Seno Medical Instruments today released results from a study of its Imagio opto-acoustc imaging system intended to diagnose breast cancer, touting that both morphologic and functional OA/US features serve as a non-invasive approach to helping distinguish breast cancer molecular subtypes.
Results from the study were presented late last month at the Radiological Society of North America’s 2018 annual meeting in Chicago, the San Antonio-based company said.
In the study, investigators explored the potential role of functional OA/US imaging-derived hemoglobin de-oxygenation and angiogenesis feature scoring alongside conventional gray-scale ultrasound in non-invasively diagnosing one of four breast cancer subtypes. A total of 2,105 women with suspicious breast masses underwent pre-biopsy OA/US imaging using the Imagio system at 16 clinical sites, the company said.
Study authors concluded that data from subtype analyses performed in the trial could potentially facilitate clinical management decisions, and that both morphologic and functional OA/US features could provide a non-invasive approach to determining subtypes.
“It has been known for some time that breast cancers with differing receptor expression and gene amplification profiles have different risk factors for disease progression, as well as different preferential organ sites of metastases and therapeutic response. Nevertheless, large-scale gene expression profiling from biopsy samples is not currently feasible. We previously hypothesized that more aggressive molecular subtypes might be detectable based on their OA/US feature scores. The results of intense comparison of our histological and OA/US imaging demonstrate and underscore the potential value of OA/US as a novel and non-invasive tool for gleaning critical information that may help to guide and optimize treatment for women with breast cancer. The importance of these data is underscored by their inclusion in the High Impact Clinical Trial category, and we are pleased that RSNA selected our OA/US technology for this honor for the second year in a row,” chief medical officer Dr. Thomas Stavros said in a prepared statement.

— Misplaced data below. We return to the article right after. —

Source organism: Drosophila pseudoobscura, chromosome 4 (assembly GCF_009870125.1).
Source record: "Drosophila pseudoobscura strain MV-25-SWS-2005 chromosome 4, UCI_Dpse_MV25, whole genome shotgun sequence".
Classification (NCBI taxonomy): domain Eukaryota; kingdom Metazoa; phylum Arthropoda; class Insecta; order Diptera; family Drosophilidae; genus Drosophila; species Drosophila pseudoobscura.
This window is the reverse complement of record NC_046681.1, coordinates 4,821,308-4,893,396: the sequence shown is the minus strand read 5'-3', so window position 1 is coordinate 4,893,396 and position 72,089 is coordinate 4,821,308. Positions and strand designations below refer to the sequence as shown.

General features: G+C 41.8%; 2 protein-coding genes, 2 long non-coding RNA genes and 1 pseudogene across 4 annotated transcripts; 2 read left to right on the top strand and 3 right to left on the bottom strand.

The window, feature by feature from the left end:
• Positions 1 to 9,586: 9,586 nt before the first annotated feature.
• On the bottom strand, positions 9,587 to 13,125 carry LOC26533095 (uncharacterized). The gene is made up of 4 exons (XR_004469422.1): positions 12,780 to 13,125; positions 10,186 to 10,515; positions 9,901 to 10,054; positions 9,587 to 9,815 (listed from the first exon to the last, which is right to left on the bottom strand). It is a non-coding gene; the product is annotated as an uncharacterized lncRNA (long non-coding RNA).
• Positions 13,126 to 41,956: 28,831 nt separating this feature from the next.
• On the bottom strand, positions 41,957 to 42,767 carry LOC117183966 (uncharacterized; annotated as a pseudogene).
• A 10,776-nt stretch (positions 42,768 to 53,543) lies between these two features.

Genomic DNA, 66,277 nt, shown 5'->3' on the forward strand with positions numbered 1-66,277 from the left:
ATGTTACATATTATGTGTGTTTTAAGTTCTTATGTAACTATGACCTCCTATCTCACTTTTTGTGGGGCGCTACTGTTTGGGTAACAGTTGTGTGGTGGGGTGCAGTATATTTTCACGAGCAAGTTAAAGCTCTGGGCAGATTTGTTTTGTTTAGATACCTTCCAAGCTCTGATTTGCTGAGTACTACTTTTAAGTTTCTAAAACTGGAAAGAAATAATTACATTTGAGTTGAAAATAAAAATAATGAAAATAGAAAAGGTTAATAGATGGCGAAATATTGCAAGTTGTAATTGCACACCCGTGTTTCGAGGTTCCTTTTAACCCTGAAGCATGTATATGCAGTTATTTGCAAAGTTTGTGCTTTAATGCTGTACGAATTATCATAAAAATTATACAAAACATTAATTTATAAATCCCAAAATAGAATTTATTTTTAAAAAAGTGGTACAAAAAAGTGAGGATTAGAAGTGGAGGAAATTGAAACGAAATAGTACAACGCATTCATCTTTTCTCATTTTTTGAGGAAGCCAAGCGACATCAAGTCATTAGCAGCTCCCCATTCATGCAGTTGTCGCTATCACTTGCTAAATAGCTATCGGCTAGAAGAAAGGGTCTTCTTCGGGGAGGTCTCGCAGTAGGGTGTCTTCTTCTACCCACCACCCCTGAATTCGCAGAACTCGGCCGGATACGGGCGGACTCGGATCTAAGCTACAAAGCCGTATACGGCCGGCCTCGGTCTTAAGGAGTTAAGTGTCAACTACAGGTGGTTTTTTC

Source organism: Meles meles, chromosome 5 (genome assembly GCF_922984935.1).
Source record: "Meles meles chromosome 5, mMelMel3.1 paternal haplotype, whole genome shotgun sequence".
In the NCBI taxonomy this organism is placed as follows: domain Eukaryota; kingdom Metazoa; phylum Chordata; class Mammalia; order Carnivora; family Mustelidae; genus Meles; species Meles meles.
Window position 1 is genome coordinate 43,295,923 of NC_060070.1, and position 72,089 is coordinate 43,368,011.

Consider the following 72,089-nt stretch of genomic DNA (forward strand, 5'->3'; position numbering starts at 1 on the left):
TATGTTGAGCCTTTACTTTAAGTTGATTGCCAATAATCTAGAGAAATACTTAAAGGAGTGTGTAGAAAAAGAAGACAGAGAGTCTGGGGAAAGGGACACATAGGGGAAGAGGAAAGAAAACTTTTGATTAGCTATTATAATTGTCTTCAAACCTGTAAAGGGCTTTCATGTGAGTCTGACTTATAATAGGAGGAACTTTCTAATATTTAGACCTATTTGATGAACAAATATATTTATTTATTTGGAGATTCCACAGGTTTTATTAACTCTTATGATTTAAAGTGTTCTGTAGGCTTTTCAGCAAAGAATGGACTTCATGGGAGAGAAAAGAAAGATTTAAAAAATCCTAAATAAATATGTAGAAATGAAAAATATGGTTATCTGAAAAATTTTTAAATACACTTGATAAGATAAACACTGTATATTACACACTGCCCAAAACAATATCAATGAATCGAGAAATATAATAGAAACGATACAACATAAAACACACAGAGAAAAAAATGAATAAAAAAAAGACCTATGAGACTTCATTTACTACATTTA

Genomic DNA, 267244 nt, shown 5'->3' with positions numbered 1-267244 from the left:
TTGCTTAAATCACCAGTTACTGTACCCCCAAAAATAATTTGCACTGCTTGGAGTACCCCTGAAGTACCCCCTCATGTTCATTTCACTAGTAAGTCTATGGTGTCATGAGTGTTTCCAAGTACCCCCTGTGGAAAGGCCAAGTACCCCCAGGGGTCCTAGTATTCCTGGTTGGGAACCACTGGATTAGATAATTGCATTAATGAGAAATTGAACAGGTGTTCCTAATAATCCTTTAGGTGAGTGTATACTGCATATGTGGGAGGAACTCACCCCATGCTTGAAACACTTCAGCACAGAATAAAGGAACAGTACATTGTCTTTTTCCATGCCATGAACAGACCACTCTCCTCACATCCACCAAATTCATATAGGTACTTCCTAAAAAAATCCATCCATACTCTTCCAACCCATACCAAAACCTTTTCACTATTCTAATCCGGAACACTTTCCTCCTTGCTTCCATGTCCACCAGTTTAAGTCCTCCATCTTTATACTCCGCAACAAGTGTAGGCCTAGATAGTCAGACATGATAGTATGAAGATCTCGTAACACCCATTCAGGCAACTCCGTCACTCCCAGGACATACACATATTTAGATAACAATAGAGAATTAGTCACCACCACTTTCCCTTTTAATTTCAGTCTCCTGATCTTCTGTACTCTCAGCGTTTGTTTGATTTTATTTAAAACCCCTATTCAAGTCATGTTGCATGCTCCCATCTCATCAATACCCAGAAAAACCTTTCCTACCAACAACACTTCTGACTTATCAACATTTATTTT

“The exciting finding in this study is OA/US imaging features may serve as imaging biomarkers that predict molecular phenotypes. This not only helps establish the diagnosis of breast cancer, but also distinguishes cancers with poor prognosis from those with good prognosis non-invasively – using no radiation, contrast or a need for biopsy. This is an important step forward to non-invasively optimize treatment regimens in keeping with the unique molecular profile of each woman’s cancer. Furthermore, it is a great opportunity to assess the cancer three dimensionally instead of making treatment decisions based on small biopsy samples. OA/US has the potential to improve treatment outcomes for women with invasive breast cancer,” study author Dr. Basak Dogan of the University of Texas Southwestern Medical Center said in a press release.